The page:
Cyclopropane-derived peptidomimetics. Design, synthesis, evaluation, and structure of novel HIV-1 protease inhibitors

Stephen F. Martin, Gordon O. Dorsey, Todd Gane, Michael C. Hillier, Horst Kessler, Matthias Baur, Barbara Mathä, John W. Erickson, T. Nagarajan Bhat, Sanjeev Munshi, Sergei V. Gulnik, Igor A. Topol

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62 Scopus citations


Toward establishing the general efficacy of using trisubstituted cyclopropanes as peptide mimics to stabilize extended peptide structures, the cyclopropanes 20a-d were incorporated as replacements into 9-13, which are analogues of the known HIV-1 protease inhibitors 14 and 15. The syntheses of 20a-d commenced with the Rh2[5(S)-MEPY]4-catalyzed cyclization of the allylic diazoesters 16a-d to give the cyclopropyl lactones 17a-d in high enantiomeric excess. Opening of the lactone moiety using the Weinreb protocol and straightforward refunctionalization of the intermediate amides 18a-d gave 20a-d. A similar sequence of reactions was used to prepare the N-methyl-2- pyridyl analogue 28. Coupling of 20a-d and 28 with the known diamino diol 22 delivered 9-13. Pseudopeptides 9-12 were found to be competitive inhibitors of wild-type HIV-1 protease in biological assays having K(i)s of 0.31-0.35 nM for 9, 0.16-0.21 nM for 10, 0.47 nM for 11, and 0.17 nM for 12; these inhibitors were thus approximately equipotent to the known inhibitor 14 (IC50 = 0.22 nM) from which they were derived. On the other hand 13 (K(i) = 80 nM) was a weaker inhibitor than its analogue 15 (K(i) = 0.11 nM). The solution structures of 9 and 10 were analyzed by NMR spectroscopy and simulated annealing procedures that included restraints derived from homo- and heteronuclear coupling constants and NOEs; because of the molecular symmetry of 9 and 10, a special protocol to treat the NOE data was used. The final structure was checked by restrained and free molecular dynamic calculations using an explicit DMSO solvent box. The preferred solution conformations of 9 and 10 are extended structures that closely resemble the three-dimensional structure of 10 bound to HIV-1 protease as determined by X- ray crystallographic analysis of the complex. This work convincingly demonstrates that extended structures of peptides may be stabilized by the presence of substituted cyclopropanes that serve as peptide replacements. Moreover, the linear structure enforced in solution by the two cyclopropane rings in the pseudopeptides 9-12 appears to correspond closely to the biologically active conformation of the more flexible inhibitors 14 and 15. The present work, which is a combination of medicinal, structural, and quantum chemistry, thus clearly establishes that cyclopropanes may be used as structural constraints to reduce the flexibility of linear pseudopeptides and to help enforce the biologically active conformation of such ligands in solution.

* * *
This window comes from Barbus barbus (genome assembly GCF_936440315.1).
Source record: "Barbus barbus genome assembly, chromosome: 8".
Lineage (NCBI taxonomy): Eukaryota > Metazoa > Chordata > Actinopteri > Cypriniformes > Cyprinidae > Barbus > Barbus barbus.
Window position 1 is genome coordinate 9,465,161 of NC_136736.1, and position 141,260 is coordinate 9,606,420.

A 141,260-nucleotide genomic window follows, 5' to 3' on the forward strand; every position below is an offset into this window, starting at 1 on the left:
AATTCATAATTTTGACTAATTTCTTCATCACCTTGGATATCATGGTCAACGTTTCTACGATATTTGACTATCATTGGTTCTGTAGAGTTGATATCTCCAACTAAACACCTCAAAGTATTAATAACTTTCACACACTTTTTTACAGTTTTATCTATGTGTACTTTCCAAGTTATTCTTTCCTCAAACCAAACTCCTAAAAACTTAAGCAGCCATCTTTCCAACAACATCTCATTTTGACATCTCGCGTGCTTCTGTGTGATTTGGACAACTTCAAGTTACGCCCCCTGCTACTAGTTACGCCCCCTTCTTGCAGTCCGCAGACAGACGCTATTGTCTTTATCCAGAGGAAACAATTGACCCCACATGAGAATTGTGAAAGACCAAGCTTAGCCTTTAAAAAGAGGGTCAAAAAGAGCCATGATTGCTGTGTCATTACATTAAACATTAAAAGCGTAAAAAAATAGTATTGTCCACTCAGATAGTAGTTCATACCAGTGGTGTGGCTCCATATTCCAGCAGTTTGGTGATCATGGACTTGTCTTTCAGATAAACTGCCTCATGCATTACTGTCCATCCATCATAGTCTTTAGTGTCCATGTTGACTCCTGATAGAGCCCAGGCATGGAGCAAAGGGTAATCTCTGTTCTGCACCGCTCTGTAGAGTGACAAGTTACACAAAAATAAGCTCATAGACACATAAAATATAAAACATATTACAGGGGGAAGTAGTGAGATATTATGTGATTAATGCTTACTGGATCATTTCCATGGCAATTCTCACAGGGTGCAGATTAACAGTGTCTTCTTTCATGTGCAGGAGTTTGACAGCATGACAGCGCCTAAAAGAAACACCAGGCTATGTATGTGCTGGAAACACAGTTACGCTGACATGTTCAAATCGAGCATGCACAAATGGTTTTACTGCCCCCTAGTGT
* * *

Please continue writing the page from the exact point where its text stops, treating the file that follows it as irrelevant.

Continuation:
Original languageEnglish
Pages (from-to)1581-1597
Number of pages17
JournalJournal of Medicinal Chemistry
Issue number10
StatePublished - 7 May 1998


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